Thea Fitz-James, an academic and theatre practitioner, has been trying to be more open about her finances. She's actively chatting about salary and debt with her partner and peers, as a means of addressing her fears and hang ups about cash. Fitz-James’ parents divorced when she was 7. Her early relationship to money was created by scarcity. When Fitz-James lost her father in her teens, she was left with an inheritance of roughly $100,000—a mix of insurance and RRSPs—that she couldn’t touch until her 20s. Dealing with grief coupled with the knowledge of the money caused internal tension that carried on as she started her post-secondary education.
“I had a lot of shame tied up with the inheritance,” said Fitz-James. “I had been using the money to fund my education and other arts projects despite the fact that I should have been buying, I don’t know, a house. It all felt kind of frivolous but it was my life. I consider myself independent and self-made. I never had a lot of money growing up. But then there is this blood money and if people know about it they treat me differently.”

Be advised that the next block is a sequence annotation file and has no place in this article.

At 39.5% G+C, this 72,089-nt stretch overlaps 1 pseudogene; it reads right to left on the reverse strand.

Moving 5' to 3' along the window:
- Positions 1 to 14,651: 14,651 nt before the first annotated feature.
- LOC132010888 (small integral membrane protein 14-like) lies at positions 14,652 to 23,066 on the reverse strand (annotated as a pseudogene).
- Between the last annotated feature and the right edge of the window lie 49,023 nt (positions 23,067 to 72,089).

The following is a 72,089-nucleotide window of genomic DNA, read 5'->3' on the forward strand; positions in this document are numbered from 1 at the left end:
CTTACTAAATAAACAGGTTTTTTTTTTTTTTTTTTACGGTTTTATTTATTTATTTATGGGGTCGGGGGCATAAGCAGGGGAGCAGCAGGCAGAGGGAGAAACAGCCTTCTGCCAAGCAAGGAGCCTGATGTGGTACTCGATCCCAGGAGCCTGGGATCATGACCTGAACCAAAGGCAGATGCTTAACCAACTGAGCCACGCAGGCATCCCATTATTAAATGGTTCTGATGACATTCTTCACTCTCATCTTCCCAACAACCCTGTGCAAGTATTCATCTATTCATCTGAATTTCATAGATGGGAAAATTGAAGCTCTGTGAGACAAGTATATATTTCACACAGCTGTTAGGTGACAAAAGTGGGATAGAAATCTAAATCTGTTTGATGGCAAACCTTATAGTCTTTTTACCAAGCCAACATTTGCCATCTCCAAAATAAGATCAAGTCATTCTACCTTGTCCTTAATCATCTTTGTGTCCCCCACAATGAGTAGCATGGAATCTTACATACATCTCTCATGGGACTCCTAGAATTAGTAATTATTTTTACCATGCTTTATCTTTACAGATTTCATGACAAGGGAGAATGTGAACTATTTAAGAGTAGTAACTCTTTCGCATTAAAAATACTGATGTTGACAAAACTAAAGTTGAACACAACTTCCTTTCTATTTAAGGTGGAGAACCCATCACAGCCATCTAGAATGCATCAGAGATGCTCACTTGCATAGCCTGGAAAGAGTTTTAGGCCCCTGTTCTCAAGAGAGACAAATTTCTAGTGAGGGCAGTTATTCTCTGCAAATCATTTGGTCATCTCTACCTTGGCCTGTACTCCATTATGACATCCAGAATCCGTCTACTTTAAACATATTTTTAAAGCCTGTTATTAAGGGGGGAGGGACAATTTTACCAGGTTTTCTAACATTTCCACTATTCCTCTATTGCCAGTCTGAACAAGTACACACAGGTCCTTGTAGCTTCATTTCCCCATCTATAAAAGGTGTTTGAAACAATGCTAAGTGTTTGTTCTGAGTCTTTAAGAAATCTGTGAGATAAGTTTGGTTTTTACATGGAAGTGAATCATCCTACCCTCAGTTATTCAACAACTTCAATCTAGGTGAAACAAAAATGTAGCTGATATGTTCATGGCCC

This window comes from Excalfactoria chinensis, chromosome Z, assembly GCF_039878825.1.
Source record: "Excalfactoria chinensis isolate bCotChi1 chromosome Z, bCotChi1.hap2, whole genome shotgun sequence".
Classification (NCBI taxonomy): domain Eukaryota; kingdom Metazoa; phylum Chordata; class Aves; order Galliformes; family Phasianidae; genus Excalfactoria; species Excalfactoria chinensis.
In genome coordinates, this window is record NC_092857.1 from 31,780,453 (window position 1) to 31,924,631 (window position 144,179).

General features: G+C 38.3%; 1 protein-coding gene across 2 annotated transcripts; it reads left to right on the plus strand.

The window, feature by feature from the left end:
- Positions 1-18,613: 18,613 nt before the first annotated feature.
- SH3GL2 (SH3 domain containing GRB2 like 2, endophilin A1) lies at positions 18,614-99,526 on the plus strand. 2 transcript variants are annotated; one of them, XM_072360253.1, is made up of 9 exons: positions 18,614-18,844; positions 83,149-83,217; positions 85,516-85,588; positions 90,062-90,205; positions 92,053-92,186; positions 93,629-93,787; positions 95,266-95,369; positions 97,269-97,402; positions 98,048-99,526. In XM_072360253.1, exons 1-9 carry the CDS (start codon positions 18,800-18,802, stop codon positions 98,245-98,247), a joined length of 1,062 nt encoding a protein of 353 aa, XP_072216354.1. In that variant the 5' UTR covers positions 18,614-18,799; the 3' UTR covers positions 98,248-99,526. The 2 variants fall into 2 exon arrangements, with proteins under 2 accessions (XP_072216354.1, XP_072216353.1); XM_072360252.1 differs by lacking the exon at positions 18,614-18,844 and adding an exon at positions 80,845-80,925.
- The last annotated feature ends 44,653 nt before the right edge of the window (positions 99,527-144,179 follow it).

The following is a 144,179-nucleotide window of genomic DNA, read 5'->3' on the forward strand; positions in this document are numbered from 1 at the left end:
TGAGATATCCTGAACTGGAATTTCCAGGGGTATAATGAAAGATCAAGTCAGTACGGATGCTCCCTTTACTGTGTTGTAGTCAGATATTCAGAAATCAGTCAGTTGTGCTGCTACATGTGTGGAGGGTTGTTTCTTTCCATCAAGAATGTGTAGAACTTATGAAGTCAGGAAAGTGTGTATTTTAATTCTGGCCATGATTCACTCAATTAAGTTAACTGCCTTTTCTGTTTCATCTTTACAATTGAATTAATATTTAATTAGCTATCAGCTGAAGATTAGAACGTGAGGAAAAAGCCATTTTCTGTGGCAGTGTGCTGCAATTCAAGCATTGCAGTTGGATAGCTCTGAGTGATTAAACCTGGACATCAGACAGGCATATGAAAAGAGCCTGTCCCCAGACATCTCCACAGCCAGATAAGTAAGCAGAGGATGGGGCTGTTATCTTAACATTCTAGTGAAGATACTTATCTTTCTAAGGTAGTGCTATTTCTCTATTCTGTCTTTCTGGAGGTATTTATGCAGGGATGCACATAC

Fitz-James was hesitant to share information about the inheritance with her long-term boyfriend. They never spoke of finances despite the fact that the two were almost engaged.
“With past partners we never spoke about cash because they had it and I didn’t,” said Fitz-James. “They ended up paying for everything because that was the gendered expectation. I had definitely taken advantage of being the poor girlfriend in the past.”
While talking about your finances can be difficult, not discussing money with your significant other can cause major problems in your relationship. Despite a third of romantic partnerships ending due to fights around finances, TD Bank’s 2019 Love and Money survey found that 27 percent of millennials were keeping a financial secret from a partner (though that number dropped significantly for Gen Z, who are at 8 percent).